The YouTube 1911 April Fools Day Prank: Who's Ruth?

Egad, the trollops inside our computing devices have transported us back in time! Whatever shall those of us with weak constitutions do?! The YouTube's 1911 April Fools Day prank takes logged-in users back in time 100 years during the days when video had just started evolving into a form of entertainment with five jabs at popular internet memes and videos. So did you figure out all the modern-day equivalents of these old moving pictures? And who the dickens is Ruth?

The first top video of 1911 is entitled "The Irksome Citrus" and is obviously a reference to the popular annoying orange videos featuring a talking fruit. However, instead of the fruit saying "Hey Apple!" and Apple responding with "What?" over and over again, the silent intertitles are replaced with "Salutations, Apple," and, "Pardon?" It also seems that the orange's "wazzup" from another skit is replaced with the more 1911-ish "Koo-Koo-Ca-Choo!" (I personally prefer the silent version of the citrus fruit.)

The second April Fools Day YouTube clip entitled "Buggy Intruder" is an old-school moving picture based on the popular Bed Intruder video, with an excited man wielding a cane warning, "Alert. We have a fornicator in Lincoln Heights. He is climbing into your buggies and he is snatching your people up. Skiddoo your kids. Skiddoo your wife. Run and declare that, hayseed."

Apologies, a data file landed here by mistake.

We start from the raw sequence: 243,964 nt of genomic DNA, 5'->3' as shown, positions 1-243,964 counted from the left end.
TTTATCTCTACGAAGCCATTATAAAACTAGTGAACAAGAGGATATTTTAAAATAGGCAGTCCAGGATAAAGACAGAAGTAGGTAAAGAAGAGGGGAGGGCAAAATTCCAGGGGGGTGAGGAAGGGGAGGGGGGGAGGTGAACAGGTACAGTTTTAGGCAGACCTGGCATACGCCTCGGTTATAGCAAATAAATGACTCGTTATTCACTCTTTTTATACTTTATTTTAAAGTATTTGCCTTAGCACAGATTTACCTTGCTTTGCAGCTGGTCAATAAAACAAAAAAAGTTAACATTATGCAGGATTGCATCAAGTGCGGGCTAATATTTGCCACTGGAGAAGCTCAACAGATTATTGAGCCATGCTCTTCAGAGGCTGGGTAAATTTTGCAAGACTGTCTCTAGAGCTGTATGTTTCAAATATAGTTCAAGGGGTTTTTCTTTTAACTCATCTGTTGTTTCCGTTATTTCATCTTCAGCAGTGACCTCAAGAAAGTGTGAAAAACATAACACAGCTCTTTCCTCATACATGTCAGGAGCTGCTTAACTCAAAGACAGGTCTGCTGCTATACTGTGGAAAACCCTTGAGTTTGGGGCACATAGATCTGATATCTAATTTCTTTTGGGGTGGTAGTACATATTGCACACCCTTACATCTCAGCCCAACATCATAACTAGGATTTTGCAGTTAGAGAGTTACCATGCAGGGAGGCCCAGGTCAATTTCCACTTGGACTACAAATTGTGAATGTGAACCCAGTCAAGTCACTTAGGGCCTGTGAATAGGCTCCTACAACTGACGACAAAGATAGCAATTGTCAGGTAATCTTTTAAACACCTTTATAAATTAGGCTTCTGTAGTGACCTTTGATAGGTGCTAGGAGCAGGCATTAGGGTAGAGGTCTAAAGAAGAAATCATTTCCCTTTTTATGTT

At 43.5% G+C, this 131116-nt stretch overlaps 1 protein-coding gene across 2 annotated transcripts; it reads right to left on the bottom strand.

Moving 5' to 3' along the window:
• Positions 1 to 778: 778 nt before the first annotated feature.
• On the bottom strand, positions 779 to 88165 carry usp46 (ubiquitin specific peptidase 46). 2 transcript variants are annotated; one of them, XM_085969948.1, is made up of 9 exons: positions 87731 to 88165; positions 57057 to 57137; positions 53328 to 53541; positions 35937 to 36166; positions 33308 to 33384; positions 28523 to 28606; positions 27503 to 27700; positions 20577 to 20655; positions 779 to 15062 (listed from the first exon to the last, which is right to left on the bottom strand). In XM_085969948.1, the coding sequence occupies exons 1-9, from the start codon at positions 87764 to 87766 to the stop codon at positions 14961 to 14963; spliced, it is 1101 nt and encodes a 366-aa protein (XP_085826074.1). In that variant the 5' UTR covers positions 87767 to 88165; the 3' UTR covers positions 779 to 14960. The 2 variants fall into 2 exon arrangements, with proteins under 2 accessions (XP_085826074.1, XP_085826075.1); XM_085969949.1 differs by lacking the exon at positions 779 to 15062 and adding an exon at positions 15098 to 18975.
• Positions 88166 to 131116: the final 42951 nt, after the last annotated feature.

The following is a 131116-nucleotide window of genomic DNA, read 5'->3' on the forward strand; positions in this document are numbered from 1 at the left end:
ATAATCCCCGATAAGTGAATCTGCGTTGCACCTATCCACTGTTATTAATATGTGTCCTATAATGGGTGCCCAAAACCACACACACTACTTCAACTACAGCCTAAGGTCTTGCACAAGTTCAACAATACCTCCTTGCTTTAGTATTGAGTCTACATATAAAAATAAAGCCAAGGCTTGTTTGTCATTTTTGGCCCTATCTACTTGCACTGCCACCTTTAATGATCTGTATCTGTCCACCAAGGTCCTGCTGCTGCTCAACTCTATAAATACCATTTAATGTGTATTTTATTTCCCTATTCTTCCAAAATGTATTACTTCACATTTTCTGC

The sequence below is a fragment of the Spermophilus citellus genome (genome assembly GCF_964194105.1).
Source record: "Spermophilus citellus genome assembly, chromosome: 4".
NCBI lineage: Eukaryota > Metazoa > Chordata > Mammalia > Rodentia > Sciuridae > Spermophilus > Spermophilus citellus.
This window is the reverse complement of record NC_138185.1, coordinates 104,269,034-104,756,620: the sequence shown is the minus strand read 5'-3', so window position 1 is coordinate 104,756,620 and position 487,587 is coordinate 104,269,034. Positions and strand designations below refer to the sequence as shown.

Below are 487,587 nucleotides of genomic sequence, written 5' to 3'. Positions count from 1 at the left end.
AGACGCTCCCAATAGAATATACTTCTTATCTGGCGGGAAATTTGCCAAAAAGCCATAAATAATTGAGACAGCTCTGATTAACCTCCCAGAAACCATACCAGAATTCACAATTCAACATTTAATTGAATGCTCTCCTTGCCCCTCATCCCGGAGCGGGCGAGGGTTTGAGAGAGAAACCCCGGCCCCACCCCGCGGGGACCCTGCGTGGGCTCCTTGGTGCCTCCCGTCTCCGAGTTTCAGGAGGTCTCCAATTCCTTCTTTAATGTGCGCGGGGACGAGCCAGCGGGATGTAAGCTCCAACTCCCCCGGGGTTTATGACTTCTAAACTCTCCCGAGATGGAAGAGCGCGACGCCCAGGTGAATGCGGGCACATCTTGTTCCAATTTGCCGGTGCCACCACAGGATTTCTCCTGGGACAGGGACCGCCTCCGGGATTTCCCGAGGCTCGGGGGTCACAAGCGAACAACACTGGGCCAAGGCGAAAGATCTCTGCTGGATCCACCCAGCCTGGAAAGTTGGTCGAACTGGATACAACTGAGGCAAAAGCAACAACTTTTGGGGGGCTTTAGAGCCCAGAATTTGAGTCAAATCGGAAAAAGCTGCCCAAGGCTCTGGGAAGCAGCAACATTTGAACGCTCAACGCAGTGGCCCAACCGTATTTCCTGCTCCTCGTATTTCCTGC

Up next is "Swing Flummox," a reference to any of the "swing fail" or "swinging fail" videos on YouTube. I'm guessing, since two gentlemen and a bar is involved, that it's particularly referencing the video shown on Tosh.0 featuring two modern-day dudes swinging on a bar (one of them probably can't make babies now).

The whole purpose of the "Horse & Buggy Crash" is to let the viewer know that they've been "Ruth Roll'd" when no buggy crash occurs and a dancing woman appears on the screen, obviously a send-up of rickrolling. I'm guessing that the Ruth reference refers to Ruth St. Denis, a vaudeville dancer who was influenced by the dances of "the Orient" and an innovator of modern-day dance. Ruth St. Denis' heyday actually ended not long after 1911.

And the April Fools Day prank fittingly ends with "Flugelhorn Feline," the predecessor to Keyboard Cat. This feisty feline dresses a little spiffier in a suit jacket, tie, and hat, playing a trumpet instead of a keyboard. The clip he "plays off" is of a man who injures his foot while walking on railroad tracks, inexplicably deciding to stay on them as he slowly scoots along in pain on the ground.

So is the YouTube prank the best so far? Or are Google's "We are hiring Autocompleters!" and Gmail Motion pranks better? Both are great and all, but there might be something bigger and better out there that's going to hit the interwebs sometime today...

Published by Aida Ekberg - An avid fan of celebrity gossip who specializes in entertainment and pop culture content.

Aida Ekberg is an avid fan of celebrity gossip who enjoys putting a unique spin on the latest Hollywood gossip.  View profile